A typical LNER Suburban train, GER section of the LNER (CJ Allen, Steel Highway, 1928)

Plans were drawn up in the 1930s to electrify the suburban lines from Liverpool Street to Shenfield at 1,500 V DC and work was started on implementing this. However, the outbreak of the Second World War brought the project to a temporary halt and it was not until 1949 that the scheme was completed.[9]

The station was damaged by bombing on 29 July 1944 during World War II.[10]

As part of the electrification scheme a flyover was built just north of Manor Park. The flyover was designed to remove conflicting moves between Local Line and Through Line trains and meant that Maryland, Forest Gate and Manor Park stations required new platforms to be provided on the Through Lines as these three locations only had Local Line platforms after the 1893/4 quadrupling.[11]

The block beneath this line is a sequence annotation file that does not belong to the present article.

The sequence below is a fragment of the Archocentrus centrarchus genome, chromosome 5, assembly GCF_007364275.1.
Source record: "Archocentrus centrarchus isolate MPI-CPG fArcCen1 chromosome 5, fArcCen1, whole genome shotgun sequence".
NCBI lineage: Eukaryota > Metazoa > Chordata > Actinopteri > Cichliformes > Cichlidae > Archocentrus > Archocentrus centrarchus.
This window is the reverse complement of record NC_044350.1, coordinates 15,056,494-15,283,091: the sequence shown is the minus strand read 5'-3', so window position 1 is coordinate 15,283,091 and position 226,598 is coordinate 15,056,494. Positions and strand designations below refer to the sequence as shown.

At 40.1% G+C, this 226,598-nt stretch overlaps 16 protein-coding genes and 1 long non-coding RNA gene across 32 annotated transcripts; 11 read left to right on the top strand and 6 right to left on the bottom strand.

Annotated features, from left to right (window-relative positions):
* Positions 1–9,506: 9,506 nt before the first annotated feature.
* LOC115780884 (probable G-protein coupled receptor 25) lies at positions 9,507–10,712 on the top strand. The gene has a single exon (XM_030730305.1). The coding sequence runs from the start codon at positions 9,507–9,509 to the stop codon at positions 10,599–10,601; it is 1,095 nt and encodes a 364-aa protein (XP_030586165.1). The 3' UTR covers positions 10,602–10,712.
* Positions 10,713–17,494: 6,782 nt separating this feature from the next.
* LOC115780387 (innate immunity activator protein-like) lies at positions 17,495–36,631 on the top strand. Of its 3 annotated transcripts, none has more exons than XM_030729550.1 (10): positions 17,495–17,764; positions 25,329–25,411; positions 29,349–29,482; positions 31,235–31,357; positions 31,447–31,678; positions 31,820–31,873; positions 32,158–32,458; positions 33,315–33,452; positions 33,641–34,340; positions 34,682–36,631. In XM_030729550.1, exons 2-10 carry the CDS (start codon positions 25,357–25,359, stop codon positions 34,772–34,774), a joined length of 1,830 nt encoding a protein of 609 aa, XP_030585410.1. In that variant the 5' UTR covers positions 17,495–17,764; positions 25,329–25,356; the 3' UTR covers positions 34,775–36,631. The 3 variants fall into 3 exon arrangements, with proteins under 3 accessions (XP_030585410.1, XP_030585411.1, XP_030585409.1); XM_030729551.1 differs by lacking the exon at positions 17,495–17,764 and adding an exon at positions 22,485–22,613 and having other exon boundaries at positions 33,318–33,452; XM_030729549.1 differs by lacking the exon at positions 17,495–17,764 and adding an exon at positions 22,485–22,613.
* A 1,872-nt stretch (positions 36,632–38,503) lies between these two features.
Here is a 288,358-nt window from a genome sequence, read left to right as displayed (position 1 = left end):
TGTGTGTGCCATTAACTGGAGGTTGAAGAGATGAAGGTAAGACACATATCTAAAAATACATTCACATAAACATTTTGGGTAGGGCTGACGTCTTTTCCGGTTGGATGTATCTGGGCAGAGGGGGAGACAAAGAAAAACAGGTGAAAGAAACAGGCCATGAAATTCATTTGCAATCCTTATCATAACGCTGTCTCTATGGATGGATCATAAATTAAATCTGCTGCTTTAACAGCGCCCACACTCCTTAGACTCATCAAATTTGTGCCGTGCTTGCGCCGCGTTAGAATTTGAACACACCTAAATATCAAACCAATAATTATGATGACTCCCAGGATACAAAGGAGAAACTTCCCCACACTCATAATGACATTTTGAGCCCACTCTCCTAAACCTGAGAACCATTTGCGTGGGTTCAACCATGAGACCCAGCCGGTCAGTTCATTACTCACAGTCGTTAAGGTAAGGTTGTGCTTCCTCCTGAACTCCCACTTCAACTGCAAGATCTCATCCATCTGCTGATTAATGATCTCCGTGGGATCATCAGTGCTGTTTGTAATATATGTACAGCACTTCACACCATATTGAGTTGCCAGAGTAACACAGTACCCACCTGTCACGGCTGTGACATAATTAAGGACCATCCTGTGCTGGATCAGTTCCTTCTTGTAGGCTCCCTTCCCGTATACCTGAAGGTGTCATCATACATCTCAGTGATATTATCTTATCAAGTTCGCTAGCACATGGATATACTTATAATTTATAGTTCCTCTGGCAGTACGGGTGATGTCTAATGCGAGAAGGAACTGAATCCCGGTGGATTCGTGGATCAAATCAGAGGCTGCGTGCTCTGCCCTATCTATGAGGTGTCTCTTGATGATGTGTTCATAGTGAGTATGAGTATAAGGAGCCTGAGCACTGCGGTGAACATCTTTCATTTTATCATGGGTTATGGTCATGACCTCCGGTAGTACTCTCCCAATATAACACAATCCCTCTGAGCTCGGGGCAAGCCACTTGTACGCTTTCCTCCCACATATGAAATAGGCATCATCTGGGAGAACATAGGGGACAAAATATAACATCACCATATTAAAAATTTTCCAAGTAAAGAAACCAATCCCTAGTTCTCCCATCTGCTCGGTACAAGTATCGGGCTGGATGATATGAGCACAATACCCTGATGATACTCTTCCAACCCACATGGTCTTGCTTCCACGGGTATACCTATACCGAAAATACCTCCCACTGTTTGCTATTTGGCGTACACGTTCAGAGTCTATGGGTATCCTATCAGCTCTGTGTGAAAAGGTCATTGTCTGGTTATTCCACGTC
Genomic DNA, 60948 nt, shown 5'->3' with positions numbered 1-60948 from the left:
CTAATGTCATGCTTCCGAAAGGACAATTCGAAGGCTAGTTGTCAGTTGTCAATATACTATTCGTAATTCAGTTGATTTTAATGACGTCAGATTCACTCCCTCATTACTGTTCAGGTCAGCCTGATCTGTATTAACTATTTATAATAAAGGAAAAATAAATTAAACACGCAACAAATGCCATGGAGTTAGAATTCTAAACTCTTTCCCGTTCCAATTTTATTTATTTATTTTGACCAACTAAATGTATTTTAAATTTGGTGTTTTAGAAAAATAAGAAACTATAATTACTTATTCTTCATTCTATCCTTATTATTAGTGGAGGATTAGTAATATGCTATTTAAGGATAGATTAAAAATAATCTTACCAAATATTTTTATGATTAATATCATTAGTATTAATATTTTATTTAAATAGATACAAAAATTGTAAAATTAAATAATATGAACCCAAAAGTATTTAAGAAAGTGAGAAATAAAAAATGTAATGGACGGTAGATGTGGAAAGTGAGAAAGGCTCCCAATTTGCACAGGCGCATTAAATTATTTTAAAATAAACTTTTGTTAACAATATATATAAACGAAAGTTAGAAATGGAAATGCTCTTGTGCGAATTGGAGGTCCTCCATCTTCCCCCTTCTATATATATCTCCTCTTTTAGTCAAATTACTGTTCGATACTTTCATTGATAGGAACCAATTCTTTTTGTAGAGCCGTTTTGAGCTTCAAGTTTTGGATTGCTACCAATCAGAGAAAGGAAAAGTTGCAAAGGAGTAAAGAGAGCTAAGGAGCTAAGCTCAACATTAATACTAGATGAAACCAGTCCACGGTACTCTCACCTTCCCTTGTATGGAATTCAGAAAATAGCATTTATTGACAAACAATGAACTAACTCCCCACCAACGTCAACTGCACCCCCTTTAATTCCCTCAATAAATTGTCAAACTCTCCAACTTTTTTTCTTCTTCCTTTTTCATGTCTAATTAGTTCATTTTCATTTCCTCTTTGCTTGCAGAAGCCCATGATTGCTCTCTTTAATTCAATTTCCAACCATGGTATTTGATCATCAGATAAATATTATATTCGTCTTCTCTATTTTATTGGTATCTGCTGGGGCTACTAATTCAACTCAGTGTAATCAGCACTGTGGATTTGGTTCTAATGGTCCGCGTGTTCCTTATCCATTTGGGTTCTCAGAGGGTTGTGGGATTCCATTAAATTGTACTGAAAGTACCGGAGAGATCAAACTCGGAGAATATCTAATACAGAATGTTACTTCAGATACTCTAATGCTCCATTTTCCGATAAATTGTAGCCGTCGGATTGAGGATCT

An additional fifth line known as the Up Passenger Avoiding line was added which allows up trains to switch from the up Through to Up Local lines. After the work was completed the Local Lines became the Electric Lines and the Through Lines became the Main Lines.

British Railways (1948 - 1994)

On January 1 1948, following nationalisation of the railways, Manor Park became part of the British Railways Eastern Region. The electrification scheme and its associated works were finished and from February 1949 the Class 306 EMUs operated the service to steam timings but an accelerated all electric schedule was introduced in September 1949.[12]